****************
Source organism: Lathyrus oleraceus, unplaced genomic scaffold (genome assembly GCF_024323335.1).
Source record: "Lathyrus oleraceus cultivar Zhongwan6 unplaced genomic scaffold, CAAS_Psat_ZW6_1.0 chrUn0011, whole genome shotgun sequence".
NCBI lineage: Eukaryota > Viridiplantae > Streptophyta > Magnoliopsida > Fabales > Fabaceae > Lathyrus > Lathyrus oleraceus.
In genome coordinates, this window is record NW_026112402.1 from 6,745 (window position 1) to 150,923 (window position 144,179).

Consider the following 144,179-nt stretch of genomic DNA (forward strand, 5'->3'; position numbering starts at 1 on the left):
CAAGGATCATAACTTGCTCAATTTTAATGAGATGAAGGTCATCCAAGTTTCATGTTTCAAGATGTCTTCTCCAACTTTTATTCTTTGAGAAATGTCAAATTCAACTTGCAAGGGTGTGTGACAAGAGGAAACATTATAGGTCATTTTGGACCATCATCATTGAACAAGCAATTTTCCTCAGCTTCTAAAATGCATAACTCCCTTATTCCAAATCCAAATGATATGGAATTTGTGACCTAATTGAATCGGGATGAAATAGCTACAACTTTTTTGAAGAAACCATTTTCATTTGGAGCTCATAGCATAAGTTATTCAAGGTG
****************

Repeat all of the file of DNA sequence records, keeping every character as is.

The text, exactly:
Source organism: Lathyrus oleraceus, unplaced genomic scaffold (genome assembly GCF_024323335.1).
Source record: "Lathyrus oleraceus cultivar Zhongwan6 unplaced genomic scaffold, CAAS_Psat_ZW6_1.0 chrUn0011, whole genome shotgun sequence".
NCBI lineage: Eukaryota > Viridiplantae > Streptophyta > Magnoliopsida > Fabales > Fabaceae > Lathyrus > Lathyrus oleraceus.
In genome coordinates, this window is record NW_026112402.1 from 6,745 (window position 1) to 150,923 (window position 144,179).

Consider the following 144,179-nt stretch of genomic DNA (forward strand, 5'->3'; position numbering starts at 1 on the left):
CAAGGATCATAACTTGCTCAATTTTAATGAGATGAAGGTCATCCAAGTTTCATGTTTCAAGATGTCTTCTCCAACTTTTATTCTTTGAGAAATGTCAAATTCAACTTGCAAGGGTGTGTGACAAGAGGAAACATTATAGGTCATTTTGGACCATCATCATTGAACAAGCAATTTTCCTCAGCTTCTAAAATGCATAACTCCCTTATTCCAAATCCAAATGATATGGAATTTGTGACCTAATTGAATCGGGATGAAATAGCTACAACTTTTTTGAAGAAACCATTTTCATTTGGAGCTCATAGCATAAGTTATTCAAGGTG